Third, try to eat or drink something. It will have an instant impact on the chemicals in your bloodstream. What you eat or drink is also very important. Try a glass of lemonade, or a piece of fresh mango. These are laden in terpenes – just like cannabis in fact. And terpenes like pinene, myrcene, and caryophyllene all calm anxiety. They are also found in other foods too, like citrus fruit.

Now you have your feet and brain more or less back on track, continue to stay physically and or mentally “busy.” You could listen to music. You could go to the mall (although driving is a bad idea). You could clean the basement. The point is, the more you move, the better you will feel. The more you distract yourself in real time, the more you focus on your immediate surroundings, and the less your brain will wrap itself around disturbing distractions.

Remember, this will not last forever.

SWITCH YOUR CANNABINOIDS

Are you sweating bullets every time you take a toke of THC? If so, it is time to have a hard discussion with yourself. You might be one of those people for whom cannabis is not such a great thing. It is not the end of the world.

However before you come to this conclusion, there are other alternatives.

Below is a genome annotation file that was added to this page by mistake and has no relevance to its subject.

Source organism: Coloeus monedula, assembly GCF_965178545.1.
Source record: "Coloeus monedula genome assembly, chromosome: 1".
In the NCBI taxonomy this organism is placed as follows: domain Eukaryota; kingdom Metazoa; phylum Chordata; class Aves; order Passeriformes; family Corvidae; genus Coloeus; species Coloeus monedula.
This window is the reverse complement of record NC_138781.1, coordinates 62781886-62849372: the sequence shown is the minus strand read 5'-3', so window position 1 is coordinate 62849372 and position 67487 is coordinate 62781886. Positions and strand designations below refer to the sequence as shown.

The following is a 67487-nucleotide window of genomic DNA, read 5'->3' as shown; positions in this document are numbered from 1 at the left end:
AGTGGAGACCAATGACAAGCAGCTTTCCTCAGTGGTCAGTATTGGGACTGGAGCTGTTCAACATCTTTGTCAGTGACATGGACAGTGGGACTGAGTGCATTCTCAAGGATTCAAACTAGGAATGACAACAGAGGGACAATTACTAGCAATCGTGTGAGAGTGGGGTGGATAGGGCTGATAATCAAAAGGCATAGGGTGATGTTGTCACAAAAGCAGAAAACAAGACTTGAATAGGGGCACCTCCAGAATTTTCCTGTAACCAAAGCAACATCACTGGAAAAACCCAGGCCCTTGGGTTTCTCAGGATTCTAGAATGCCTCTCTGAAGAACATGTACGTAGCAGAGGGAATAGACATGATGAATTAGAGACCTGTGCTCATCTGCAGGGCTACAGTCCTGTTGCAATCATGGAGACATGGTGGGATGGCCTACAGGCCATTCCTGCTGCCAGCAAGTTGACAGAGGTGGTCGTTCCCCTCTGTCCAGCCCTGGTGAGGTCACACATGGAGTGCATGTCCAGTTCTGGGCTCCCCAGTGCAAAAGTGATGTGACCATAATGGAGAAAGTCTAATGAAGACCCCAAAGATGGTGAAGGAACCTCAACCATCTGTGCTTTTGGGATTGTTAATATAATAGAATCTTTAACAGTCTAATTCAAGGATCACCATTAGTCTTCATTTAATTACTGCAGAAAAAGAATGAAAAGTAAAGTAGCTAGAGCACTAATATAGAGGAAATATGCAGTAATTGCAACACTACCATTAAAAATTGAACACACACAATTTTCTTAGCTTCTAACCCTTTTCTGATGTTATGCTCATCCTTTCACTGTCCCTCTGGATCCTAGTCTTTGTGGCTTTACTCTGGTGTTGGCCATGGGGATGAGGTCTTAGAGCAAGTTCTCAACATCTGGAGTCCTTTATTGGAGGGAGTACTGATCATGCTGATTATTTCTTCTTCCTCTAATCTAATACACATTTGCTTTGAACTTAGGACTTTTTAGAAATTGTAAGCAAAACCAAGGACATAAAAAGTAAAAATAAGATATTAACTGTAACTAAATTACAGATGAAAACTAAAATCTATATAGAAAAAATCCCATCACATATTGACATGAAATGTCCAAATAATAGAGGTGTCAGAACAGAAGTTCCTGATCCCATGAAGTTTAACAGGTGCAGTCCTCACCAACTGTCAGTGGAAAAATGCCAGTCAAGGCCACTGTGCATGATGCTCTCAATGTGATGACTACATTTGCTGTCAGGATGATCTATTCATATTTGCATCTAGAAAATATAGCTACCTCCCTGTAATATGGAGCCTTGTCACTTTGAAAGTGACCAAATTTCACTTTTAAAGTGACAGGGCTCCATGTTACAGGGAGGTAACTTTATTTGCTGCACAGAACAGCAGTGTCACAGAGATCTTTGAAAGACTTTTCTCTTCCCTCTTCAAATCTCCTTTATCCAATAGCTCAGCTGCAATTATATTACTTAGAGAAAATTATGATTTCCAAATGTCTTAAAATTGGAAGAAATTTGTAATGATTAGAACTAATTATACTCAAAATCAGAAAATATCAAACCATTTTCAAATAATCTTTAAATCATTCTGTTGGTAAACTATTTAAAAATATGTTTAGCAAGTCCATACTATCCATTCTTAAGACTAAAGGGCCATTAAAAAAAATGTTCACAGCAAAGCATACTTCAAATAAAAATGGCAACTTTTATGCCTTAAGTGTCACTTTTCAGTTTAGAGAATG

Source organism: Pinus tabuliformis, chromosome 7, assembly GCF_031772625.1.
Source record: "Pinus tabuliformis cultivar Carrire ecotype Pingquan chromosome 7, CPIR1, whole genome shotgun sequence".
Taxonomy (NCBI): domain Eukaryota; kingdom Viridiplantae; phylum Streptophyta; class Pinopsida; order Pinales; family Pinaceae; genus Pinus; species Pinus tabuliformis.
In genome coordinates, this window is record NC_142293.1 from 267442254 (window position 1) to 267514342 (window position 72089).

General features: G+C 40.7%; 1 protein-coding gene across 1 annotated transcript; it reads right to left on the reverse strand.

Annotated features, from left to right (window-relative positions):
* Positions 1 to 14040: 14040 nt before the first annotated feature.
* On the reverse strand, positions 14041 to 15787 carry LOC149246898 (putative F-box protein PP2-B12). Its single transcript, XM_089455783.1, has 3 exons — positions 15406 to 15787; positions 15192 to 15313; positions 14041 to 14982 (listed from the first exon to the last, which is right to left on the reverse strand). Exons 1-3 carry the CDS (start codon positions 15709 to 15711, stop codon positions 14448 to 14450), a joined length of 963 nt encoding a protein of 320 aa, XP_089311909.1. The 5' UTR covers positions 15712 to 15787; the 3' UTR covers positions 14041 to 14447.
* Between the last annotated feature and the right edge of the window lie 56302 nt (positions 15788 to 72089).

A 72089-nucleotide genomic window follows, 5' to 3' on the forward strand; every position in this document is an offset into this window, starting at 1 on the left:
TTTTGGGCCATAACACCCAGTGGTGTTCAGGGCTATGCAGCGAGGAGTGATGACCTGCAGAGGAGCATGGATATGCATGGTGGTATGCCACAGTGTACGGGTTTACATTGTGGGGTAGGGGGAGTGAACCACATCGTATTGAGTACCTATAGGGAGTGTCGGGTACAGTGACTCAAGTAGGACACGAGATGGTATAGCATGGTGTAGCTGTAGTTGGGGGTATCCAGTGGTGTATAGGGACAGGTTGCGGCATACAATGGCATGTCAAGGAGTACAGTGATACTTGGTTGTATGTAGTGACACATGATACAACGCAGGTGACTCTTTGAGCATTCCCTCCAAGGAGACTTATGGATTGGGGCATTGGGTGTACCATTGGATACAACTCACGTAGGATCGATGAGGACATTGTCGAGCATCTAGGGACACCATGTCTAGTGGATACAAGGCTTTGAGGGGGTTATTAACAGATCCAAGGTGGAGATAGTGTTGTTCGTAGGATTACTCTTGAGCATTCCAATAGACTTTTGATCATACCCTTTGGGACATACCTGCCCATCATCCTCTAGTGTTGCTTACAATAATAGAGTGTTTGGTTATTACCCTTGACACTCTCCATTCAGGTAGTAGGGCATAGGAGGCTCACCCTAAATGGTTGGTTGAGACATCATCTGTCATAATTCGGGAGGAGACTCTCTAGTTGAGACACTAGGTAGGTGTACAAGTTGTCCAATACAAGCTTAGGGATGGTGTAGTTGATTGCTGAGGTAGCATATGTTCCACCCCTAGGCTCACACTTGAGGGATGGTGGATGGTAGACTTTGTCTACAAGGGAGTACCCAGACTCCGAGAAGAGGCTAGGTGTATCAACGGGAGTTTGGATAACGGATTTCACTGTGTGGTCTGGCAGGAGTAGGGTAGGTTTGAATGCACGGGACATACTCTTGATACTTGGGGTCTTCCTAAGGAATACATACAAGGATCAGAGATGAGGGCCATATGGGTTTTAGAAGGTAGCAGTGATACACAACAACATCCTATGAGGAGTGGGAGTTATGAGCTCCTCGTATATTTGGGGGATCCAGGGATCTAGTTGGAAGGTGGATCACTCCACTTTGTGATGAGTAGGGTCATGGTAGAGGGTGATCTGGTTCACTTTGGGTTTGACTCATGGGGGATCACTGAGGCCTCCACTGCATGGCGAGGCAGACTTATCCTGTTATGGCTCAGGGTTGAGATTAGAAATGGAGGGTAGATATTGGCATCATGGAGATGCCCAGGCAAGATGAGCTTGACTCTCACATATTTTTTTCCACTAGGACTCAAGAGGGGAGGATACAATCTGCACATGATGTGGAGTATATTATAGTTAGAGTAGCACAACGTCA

The first is to do your research – if you can – on what kinds of cannabis is bred specifically for “low anxiety” responses. Look for user guides. In general, the more “fruity” the aura of the cannabis, the less anxiety it will cause. Why? The same chemicals in citrus fruit are found in the plant.

Cannabis with lower THC also seems to cause fewer anxiety attacks in users. CBD, for example, does not cause panic attacks at all. If it is the psychoactive ingredient that causes you to have heebie jeebies, you may have to do without it.

CBD AS THE GO-TO PANIC ATTACK RELIEVER

CBD is in fact also a cannabinoid in its own right. Further, people who have panic attacks caused by THC may find this is their first and best line of defense. CBD occurs naturally in cannabis plants. It can, just like THC, be bred into higher percentages in strains. Some cannabis, in fact, has only trace elements of THC.

CBD also has a direct impact on how THC acts in the bloodstream. It is still not known exactly how this happens. However, one of the noted impacts already of CBD? It helps counteract the psychoactive effects of THC.

If you have had such reactions in the past, now is the time to take control. And even better news? This does not necessarily have to be as drastic as giving up on all THC. Do some strain research. Many high THC strains are also bred for high CBD. This might do the trick alone. A few drops of CBD oil under the tongue before you toke might be just the ticket.

While cannabis is frequently used to treat anxiety, it can also cause it. Here is how to recognize, treat, and avoid the symptoms. ]]>